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I Changed My Entire Life in One Year and You Can Too

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By In Her Shoes Guest Contributor: Tricia Lee

I started 2015 with one objective and one objective only: to close down my salon, Polish Bar Brooklyn, and start an entirely new career. I was going to change my life over the next 365 days, come hell or high water. After almost 10 years of running the Brooklyn famous brand of beauty service salons, I was dog tired. I didn’t want to do the day-to-day operations anymore. I couldn’t imagine shoveling my storefront sidewalk after another snow storm. Now don’t get me wrong, Polish Bar was everything I worked for. One thing I’ve learned in my years of business, is that even your wildest dream can turn into your worst nightmare. I didn’t feel like I was growing. When I thought about how I wanted to progress, the salon was never a part of that conversation. When I really evaluated what I wanted to do, how I want to live, what I wanted my days to feel like, I thought about three things: freedom, peace, and prosperity.

As I considered what was next for me, one thing that came to mind consistently was the fact that the only people making money around here (downtown Brooklyn) were property owners and real estate agents. So it hit me…I could do this. I could sell this neighborhood. Actually, I could do it better than them. I’m a part of this community, heck I’ve made a huge contribution to all that is trendy and cool about this place. That’s what business owners do, they shape the neighborhood. No one can sell this place better than me!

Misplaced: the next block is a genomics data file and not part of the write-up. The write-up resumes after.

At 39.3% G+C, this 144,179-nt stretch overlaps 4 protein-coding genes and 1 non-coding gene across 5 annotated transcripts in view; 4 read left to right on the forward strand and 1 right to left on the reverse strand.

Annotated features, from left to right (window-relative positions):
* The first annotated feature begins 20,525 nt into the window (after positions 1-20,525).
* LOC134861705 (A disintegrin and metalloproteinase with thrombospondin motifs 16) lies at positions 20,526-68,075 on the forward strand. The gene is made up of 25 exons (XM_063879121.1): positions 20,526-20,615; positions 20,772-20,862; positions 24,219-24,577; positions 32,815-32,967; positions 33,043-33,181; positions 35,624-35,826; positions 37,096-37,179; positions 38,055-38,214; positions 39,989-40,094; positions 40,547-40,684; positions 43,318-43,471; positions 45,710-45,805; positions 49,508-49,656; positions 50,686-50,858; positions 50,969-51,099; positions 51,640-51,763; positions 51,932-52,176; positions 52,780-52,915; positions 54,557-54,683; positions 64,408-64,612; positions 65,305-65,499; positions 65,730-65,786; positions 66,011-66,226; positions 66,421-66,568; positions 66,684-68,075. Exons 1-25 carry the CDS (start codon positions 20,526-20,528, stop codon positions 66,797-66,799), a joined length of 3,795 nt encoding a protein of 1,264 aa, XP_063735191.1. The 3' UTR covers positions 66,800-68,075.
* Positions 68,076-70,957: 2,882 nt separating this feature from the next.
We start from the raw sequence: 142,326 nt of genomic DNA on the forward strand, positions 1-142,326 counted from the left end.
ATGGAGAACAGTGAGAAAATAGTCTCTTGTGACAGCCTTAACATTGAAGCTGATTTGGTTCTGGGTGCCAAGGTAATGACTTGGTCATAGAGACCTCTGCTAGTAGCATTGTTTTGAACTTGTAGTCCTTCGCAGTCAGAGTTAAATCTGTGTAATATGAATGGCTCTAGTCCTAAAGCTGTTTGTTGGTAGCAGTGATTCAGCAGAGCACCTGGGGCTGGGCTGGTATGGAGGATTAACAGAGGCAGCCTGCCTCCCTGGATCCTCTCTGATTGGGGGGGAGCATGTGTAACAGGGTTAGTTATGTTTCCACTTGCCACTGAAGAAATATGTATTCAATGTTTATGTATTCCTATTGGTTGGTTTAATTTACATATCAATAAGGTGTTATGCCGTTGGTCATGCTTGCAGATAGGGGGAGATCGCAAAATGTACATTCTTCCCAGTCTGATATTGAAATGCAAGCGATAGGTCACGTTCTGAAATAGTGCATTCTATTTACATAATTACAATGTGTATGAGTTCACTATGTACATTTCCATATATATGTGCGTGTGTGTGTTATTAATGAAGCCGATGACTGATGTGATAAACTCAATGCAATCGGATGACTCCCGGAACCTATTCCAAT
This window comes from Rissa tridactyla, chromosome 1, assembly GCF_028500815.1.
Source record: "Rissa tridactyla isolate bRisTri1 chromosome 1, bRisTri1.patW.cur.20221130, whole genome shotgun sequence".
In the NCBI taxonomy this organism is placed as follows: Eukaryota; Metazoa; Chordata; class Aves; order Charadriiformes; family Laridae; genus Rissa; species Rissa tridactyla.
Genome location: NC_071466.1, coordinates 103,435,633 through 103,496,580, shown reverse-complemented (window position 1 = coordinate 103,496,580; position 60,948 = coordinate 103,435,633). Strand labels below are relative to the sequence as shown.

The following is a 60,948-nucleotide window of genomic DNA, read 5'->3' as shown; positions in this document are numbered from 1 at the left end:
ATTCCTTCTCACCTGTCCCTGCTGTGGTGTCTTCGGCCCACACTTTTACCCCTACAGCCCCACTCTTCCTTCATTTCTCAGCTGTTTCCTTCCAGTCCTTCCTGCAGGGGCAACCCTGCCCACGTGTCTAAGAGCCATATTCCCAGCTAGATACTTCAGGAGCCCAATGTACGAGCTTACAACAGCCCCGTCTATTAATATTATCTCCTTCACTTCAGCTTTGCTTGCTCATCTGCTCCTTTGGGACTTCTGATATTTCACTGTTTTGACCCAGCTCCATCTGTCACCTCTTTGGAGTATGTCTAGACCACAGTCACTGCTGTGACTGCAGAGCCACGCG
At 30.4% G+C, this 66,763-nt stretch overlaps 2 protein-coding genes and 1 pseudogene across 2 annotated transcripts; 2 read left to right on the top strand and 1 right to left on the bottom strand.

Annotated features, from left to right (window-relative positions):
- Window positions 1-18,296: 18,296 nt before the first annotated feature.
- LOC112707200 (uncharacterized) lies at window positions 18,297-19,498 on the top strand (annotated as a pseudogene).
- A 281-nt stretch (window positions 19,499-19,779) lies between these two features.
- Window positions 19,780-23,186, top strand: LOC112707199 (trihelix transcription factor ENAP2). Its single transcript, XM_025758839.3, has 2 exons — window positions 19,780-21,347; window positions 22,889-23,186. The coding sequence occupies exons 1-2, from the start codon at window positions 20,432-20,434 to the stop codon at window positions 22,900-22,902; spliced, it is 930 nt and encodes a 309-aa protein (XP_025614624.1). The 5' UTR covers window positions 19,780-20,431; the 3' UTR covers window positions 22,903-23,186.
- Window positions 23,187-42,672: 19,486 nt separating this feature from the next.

Tricia Lee at her Prospect Heights Polish Bar Brooklyn location in 2010

A lot of my friends jokingly call me the mayor of Brooklyn and guess what? They are absolutely right. I can make almost anyone fall in love with at least one neighborhood in Brooklyn, just give me an afternoon.

I signed up for a real estate course and knocked out all 20 classes in under three weeks. I scheduled my state test and had my license by summer 2015. In the fall, I started with the number one firm in Brooklyn, The Corcoran Group and went to their biggest office. I was told to start out on a team to get my feet wet. That was a joke and within 21 days, I jumped ship.